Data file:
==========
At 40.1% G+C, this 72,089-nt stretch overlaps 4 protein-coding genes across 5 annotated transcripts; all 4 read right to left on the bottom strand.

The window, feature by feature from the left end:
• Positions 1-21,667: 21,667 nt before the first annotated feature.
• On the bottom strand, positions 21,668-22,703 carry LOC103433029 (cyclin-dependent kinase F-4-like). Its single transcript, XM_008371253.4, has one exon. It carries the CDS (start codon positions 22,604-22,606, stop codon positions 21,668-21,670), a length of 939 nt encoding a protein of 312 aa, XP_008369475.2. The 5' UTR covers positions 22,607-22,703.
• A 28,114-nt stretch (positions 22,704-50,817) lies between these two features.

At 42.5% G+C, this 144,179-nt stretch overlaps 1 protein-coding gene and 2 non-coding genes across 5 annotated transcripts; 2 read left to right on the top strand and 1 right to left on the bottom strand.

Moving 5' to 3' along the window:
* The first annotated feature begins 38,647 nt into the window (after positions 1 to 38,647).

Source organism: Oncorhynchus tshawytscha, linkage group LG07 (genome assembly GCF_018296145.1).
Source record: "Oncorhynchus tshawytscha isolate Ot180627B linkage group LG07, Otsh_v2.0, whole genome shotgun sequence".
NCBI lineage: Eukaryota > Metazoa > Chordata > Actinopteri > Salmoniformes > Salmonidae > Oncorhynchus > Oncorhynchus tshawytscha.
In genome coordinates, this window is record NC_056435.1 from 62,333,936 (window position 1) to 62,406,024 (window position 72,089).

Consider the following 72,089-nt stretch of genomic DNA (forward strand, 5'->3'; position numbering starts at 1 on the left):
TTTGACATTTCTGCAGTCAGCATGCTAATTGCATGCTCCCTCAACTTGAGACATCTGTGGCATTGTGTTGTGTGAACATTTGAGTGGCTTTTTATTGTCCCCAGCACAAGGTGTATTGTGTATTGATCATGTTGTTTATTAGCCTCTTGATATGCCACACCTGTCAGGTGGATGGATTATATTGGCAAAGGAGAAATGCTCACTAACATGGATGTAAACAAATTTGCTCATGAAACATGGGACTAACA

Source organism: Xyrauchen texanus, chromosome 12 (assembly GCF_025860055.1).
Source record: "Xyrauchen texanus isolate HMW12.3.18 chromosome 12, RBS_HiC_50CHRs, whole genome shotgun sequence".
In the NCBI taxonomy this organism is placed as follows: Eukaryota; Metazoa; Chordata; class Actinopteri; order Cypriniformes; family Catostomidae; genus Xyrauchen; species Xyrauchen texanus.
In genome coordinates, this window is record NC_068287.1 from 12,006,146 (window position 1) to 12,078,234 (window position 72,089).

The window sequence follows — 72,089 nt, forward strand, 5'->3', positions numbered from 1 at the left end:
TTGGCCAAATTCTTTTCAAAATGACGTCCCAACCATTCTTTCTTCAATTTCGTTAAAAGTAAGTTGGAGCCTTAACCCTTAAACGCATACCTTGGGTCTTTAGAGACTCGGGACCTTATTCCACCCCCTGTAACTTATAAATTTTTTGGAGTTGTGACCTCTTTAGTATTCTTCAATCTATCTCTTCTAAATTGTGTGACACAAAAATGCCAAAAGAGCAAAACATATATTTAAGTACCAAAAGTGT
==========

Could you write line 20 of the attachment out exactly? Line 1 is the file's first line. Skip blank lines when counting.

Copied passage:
TTGGCCAAATTCTTTTCAAAATGACGTCCCAACCATTCTTTCTTCAATTTCGTTAAAAGTAAGTTGGAGCCTTAACCCTTAAACGCATACCTTGGGTCTTTAGAGACTCGGGACCTTATTCCACCCCCTGTAACTTATAAATTTTTTGGAGTTGTGACCTCTTTAGTATTCTTCAATCTATCTCTTCTAAATTGTGTGACACAAAAATGCCAAAAGAGCAAAACATATATTTAAGTACCAAAAGTGT